Digital forensics poses significant challenges to law enforcement as the information found in a computer system is often present at most crime scenes in the form of computer data and cell phones. Digital evidence contained on common devices, such as cell phones and laptops, includes information that can be pertinent to the investigation of crimes. Law enforcement is increasingly identifying the need to be able to process their evidence internally warranting the exploration of the need for digital forensics training as part of a broader study of criminal justice for future law enforcement practitioners. This paper uses telephone surveys of police agencies in the North Texas area to explore their capabilities and need for trained digital forensic examiners (n=42). Findings suggest that digital forensic education is needed as most police examiners are trained first as police officers and secondly as digital forensics examiners. Future education challenges and policy implications are discussed.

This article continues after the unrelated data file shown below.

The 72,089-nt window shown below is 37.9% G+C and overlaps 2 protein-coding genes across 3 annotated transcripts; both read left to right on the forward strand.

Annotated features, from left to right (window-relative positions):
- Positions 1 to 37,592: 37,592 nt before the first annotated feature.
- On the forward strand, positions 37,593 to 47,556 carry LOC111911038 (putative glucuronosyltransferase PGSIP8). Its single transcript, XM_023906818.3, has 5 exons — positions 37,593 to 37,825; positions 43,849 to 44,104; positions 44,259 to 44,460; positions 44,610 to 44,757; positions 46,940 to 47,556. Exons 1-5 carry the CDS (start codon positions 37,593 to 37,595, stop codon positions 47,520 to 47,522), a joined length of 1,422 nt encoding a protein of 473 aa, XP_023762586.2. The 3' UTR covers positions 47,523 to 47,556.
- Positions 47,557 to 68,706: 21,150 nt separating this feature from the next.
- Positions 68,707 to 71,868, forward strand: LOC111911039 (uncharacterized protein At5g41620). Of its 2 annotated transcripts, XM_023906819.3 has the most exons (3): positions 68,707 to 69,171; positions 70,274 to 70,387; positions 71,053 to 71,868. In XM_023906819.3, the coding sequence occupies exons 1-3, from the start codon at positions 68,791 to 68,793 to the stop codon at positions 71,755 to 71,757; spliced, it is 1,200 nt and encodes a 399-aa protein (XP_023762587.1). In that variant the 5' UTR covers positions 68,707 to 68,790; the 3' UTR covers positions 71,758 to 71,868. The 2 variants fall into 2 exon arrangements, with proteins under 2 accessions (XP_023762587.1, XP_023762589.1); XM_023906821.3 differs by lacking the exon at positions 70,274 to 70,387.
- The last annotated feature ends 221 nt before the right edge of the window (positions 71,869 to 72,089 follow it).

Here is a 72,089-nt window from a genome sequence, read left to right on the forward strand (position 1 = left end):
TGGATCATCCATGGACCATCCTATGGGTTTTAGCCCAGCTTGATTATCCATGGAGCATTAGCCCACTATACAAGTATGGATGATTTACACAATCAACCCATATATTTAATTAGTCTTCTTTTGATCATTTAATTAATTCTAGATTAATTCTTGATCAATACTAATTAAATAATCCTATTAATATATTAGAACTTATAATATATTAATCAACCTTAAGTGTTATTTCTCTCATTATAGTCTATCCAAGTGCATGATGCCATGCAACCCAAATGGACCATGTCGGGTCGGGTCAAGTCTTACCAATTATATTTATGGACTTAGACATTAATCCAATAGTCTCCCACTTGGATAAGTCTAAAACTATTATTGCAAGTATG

Belshaw, Scott H.
"Next Generation of Evidence Collecting: The Need for Digital Forensics in Criminal Justice Education,"
Journal of Cybersecurity Education, Research and Practice: Vol. 2019:
1, Article 3.
Available at: https://digitalcommons.kennesaw.edu/jcerp/vol2019/iss1/3